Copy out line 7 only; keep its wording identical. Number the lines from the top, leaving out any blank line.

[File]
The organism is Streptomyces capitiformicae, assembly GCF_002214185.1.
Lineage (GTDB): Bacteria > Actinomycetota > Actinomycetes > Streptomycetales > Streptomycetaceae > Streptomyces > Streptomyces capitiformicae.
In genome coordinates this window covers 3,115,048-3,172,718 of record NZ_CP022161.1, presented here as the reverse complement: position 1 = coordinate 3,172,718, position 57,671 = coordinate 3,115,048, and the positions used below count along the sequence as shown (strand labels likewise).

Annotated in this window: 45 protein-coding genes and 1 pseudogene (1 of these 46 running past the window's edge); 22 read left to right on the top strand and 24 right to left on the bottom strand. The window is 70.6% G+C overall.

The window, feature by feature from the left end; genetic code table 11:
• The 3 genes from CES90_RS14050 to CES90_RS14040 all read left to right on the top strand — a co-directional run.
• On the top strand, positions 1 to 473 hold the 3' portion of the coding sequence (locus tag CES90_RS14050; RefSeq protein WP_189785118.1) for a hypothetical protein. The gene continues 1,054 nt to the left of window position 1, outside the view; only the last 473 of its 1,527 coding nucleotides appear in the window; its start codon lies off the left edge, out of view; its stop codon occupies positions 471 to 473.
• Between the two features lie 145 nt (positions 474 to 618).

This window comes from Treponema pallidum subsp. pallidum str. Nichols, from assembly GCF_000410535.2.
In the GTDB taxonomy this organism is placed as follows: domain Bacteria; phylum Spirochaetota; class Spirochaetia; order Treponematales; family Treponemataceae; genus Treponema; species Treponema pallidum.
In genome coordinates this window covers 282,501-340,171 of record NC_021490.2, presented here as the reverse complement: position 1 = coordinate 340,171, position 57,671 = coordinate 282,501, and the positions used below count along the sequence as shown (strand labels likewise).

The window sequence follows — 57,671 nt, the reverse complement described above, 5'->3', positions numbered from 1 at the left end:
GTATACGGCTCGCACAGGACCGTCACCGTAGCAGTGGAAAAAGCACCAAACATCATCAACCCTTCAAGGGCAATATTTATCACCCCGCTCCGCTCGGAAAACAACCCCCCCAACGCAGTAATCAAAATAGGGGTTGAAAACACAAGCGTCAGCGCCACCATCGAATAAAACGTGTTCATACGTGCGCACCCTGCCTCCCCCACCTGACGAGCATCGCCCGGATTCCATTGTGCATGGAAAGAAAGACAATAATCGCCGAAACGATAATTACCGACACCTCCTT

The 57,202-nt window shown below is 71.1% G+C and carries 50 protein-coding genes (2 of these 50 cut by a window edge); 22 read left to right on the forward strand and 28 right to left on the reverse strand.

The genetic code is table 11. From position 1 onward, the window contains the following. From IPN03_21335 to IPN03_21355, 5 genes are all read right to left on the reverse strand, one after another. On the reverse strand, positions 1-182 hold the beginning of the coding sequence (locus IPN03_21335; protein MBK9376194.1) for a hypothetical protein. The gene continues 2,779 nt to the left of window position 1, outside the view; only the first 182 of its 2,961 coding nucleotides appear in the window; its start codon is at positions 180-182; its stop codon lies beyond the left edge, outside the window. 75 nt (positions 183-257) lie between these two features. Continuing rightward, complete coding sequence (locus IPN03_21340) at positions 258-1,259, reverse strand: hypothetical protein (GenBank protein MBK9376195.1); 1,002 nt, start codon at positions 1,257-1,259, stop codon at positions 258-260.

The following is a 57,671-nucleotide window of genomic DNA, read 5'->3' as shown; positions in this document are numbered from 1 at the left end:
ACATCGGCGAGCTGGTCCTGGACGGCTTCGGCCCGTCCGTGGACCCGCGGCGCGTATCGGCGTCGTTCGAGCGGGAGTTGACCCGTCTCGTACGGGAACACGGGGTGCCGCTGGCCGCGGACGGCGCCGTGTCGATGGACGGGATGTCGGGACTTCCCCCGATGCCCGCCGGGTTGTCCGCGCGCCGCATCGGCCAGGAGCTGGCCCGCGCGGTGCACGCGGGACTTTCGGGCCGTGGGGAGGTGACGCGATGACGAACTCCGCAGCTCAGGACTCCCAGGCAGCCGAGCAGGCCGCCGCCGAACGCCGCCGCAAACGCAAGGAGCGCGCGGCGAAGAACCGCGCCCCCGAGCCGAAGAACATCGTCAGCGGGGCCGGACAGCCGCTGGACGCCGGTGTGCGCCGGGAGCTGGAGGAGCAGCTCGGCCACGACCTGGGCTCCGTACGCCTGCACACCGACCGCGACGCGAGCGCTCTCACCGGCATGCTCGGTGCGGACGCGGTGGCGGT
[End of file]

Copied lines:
• On the top strand, positions 1 to 473 hold the 3' portion of the coding sequence (locus tag CES90_RS14050; RefSeq protein WP_189785118.1) for a hypothetical protein. The gene continues 1,054 nt to the left of window position 1, outside the view; only the last 473 of its 1,527 coding nucleotides appear in the window; its start codon lies off the left edge, out of view; its stop codon occupies positions 471 to 473.